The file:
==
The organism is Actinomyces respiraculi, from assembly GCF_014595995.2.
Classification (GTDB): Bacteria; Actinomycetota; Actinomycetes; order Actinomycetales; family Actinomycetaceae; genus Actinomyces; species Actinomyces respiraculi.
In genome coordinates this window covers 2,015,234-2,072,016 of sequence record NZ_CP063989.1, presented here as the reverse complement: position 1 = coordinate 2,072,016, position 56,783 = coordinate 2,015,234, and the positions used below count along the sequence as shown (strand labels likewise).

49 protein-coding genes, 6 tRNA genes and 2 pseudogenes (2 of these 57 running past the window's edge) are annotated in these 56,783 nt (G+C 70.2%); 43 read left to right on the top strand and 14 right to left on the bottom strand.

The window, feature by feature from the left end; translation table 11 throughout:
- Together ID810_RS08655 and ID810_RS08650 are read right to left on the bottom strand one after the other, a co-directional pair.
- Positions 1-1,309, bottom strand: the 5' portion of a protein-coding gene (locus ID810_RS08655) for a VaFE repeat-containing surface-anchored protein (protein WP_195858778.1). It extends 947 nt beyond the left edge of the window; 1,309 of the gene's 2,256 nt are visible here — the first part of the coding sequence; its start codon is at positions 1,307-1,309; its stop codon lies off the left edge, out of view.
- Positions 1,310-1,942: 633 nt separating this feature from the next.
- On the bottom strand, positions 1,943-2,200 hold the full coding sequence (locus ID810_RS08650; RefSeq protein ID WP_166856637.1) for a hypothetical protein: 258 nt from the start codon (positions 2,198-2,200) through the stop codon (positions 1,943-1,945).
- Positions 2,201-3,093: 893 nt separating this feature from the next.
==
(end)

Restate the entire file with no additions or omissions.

The organism is Actinomyces respiraculi, from assembly GCF_014595995.2.
Classification (GTDB): Bacteria; Actinomycetota; Actinomycetes; order Actinomycetales; family Actinomycetaceae; genus Actinomyces; species Actinomyces respiraculi.
In genome coordinates this window covers 2,015,234-2,072,016 of sequence record NZ_CP063989.1, presented here as the reverse complement: position 1 = coordinate 2,072,016, position 56,783 = coordinate 2,015,234, and the positions used below count along the sequence as shown (strand labels likewise).

49 protein-coding genes, 6 tRNA genes and 2 pseudogenes (2 of these 57 running past the window's edge) are annotated in these 56,783 nt (G+C 70.2%); 43 read left to right on the top strand and 14 right to left on the bottom strand.

The window, feature by feature from the left end; translation table 11 throughout:
- Together ID810_RS08655 and ID810_RS08650 are read right to left on the bottom strand one after the other, a co-directional pair.
- Positions 1-1,309, bottom strand: the 5' portion of a protein-coding gene (locus ID810_RS08655) for a VaFE repeat-containing surface-anchored protein (protein WP_195858778.1). It extends 947 nt beyond the left edge of the window; 1,309 of the gene's 2,256 nt are visible here — the first part of the coding sequence; its start codon is at positions 1,307-1,309; its stop codon lies off the left edge, out of view.
- Positions 1,310-1,942: 633 nt separating this feature from the next.
- On the bottom strand, positions 1,943-2,200 hold the full coding sequence (locus ID810_RS08650; RefSeq protein ID WP_166856637.1) for a hypothetical protein: 258 nt from the start codon (positions 2,198-2,200) through the stop codon (positions 1,943-1,945).
- Positions 2,201-3,093: 893 nt separating this feature from the next.